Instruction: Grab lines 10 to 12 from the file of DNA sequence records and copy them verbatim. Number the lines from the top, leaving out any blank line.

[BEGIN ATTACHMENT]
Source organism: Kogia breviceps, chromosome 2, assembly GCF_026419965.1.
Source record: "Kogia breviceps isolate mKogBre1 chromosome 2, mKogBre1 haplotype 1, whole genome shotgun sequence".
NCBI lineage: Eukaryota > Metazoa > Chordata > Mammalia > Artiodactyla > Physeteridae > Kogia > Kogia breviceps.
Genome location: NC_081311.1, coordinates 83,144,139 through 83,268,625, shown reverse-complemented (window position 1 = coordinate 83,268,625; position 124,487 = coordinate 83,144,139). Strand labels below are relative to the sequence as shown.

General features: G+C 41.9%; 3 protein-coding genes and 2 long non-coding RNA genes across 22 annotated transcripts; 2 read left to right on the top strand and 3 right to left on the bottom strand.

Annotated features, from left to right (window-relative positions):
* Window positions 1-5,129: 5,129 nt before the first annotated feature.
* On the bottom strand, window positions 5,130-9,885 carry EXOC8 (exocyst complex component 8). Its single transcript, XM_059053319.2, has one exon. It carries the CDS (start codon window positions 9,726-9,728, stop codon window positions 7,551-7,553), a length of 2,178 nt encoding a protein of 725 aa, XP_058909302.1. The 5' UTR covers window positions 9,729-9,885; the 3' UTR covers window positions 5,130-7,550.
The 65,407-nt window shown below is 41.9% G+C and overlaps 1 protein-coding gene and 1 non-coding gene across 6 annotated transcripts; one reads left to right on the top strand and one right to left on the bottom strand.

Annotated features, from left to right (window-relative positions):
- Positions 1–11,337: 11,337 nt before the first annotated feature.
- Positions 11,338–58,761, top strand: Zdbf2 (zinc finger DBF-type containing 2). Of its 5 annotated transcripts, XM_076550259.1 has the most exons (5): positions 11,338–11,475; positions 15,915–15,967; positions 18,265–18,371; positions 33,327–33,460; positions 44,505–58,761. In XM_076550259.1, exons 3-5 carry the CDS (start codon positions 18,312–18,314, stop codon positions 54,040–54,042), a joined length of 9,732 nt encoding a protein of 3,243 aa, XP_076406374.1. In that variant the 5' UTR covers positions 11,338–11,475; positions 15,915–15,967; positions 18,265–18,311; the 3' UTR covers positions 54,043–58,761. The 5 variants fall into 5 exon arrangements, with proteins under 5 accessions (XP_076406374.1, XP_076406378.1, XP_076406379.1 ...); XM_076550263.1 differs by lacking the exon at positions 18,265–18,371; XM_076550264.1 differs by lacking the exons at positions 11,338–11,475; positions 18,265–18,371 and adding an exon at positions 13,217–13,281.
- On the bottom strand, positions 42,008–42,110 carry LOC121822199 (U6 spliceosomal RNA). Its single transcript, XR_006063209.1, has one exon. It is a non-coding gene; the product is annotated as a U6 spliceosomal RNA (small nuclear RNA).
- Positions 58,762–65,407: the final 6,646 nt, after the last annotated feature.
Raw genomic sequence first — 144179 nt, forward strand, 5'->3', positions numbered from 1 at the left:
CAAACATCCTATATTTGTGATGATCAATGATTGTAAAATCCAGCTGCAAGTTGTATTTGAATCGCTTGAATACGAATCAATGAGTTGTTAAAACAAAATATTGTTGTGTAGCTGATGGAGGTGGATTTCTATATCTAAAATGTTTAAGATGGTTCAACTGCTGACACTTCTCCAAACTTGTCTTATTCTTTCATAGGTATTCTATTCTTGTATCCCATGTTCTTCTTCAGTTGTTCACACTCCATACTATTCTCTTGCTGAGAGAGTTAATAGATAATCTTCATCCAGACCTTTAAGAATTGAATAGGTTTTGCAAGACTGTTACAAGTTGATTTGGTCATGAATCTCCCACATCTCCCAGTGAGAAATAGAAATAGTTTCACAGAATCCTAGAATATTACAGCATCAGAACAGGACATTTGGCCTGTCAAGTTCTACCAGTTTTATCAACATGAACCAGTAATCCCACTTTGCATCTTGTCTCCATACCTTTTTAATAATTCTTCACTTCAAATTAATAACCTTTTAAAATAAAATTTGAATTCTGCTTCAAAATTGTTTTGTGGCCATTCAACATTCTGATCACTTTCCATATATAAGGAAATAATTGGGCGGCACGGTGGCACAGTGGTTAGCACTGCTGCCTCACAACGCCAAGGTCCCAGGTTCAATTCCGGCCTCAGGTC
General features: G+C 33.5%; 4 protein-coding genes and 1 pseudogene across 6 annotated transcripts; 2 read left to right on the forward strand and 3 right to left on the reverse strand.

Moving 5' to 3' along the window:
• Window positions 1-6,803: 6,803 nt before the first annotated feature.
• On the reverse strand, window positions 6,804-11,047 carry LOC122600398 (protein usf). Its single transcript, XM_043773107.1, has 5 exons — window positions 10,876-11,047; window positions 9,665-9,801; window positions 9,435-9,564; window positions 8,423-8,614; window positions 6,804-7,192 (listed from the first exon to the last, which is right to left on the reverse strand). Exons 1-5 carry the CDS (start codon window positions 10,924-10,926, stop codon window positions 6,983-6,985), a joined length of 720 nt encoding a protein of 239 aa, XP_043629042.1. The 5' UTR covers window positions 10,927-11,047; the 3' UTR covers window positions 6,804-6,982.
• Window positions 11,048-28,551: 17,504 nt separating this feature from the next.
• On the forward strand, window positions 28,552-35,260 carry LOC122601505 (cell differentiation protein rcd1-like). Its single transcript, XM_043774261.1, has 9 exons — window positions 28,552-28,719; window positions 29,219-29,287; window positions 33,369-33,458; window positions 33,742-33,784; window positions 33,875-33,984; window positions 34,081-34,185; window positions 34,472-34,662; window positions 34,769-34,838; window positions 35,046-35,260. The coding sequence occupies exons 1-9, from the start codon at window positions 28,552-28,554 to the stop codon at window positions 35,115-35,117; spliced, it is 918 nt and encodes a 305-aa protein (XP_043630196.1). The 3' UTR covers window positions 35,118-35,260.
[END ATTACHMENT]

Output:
Annotated features, from left to right (window-relative positions):
- Positions 1–11,337: 11,337 nt before the first annotated feature.
- Positions 11,338–58,761, top strand: Zdbf2 (zinc finger DBF-type containing 2). Of its 5 annotated transcripts, XM_076550259.1 has the most exons (5): positions 11,338–11,475; positions 15,915–15,967; positions 18,265–18,371; positions 33,327–33,460; positions 44,505–58,761. In XM_076550259.1, exons 3-5 carry the CDS (start codon positions 18,312–18,314, stop codon positions 54,040–54,042), a joined length of 9,732 nt encoding a protein of 3,243 aa, XP_076406374.1. In that variant the 5' UTR covers positions 11,338–11,475; positions 15,915–15,967; positions 18,265–18,311; the 3' UTR covers positions 54,043–58,761. The 5 variants fall into 5 exon arrangements, with proteins under 5 accessions (XP_076406374.1, XP_076406378.1, XP_076406379.1 ...); XM_076550263.1 differs by lacking the exon at positions 18,265–18,371; XM_076550264.1 differs by lacking the exons at positions 11,338–11,475; positions 18,265–18,371 and adding an exon at positions 13,217–13,281.